3 tax moves to make by Dec. 31

Dan Caplinger, Colorful Fool,

Thanksgiving is here, and before you know it, it’s time to start planning parties for New Year’s Eve. But with holiday shopping, planning family trips, and everything else that comes with the holiday season, it’s important to get your tax planning done before December ends.

There are a few things that must be done, especially by December 31st. Otherwise, you could miss out on valuable tax breaks and even more unexpected surprises. Below you’ll find three tax-related moves over the next few weeks.

1. Make the required minimum distribution from retirement accounts

Those 72 and older should typically start receiving money from traditional IRAs, as well as 401(k) or similar employer-sponsored retirement accounts. Additionally, those who inherit IRAs and have annual withdrawals that extend over their projected lifespan also have minimum amounts they must withdraw each year. These mandatory withdrawals are known as required minimum distributions. Calculating the amount involves looking at the balance of your retirement accounts at the beginning of the year and applying a life expectancy factor to determine the fraction of the balance you need to withdraw.

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For most people, these RMDs need to be removed from their retirement accounts by December 31. There is a one-time exemption for those who turn 72 during the year because they will be able to delay receiving their first RMD until April 1. the following year. If you miss your RMD, the IRS can impose a massive 50% penalty on the RMD amount, so you won’t want to forget it.

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2. Collect your tax losses

2022 has been a tough year for stock market investors, and many have lost money positions. To claim tax loss on these investments, you must sell your shares by the end of the calendar year. This will create a capital loss that you can use as a tax advantage.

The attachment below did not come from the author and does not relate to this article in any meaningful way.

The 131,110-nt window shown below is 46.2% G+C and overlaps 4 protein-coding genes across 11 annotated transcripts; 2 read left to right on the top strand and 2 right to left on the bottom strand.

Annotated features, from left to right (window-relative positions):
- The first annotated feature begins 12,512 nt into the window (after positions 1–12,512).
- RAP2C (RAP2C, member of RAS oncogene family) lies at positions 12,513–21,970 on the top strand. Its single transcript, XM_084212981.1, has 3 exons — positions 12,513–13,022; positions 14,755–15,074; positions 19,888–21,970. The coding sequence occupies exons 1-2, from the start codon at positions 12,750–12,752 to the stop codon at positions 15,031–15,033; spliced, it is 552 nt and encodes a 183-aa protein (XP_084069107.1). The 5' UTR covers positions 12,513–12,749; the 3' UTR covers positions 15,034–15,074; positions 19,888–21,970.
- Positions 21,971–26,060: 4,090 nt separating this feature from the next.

You can use capital losses to offset an unlimited amount of capital gains in the same year. Additionally, if you have any remaining capital losses, you can use up to $3,000 per year against other types of income, including interest and dividends, wages and annuities, and taxable retirement plan withdrawals. If you have more losses remaining, you can roll over any amount above $3,000 to use in future tax years.

3. Increase contributions to 401(k)s or other employer-sponsored plans

Finally, a great way to reduce your taxable income is to take advantage of tax-advantaged retirement accounts. With IRAs, you have until mid-April next year to contribute. However, for 401(k)s and other employer-sponsored plans, there is no grace period until early 2023. If you want to increase your contributions, you must receive the extra money by December 31st.

Working with your HR department will give you the best chance to seamlessly increase your contribution. Also, if you want to make a temporary increase but go back to the old practice when 2023 starts, you will definitely want to coordinate with your payroll workers to avoid any mistakes.

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It’s usually a good idea not to wait until the last minute to make these tax moves. That way, if there are any delays due to the holidays, you won’t find yourself struggling and possibly missing out. Taxes may not be the first thing on your mind as 2022 comes to an end, but taking some time off for tax planning now will pay off in the new year.

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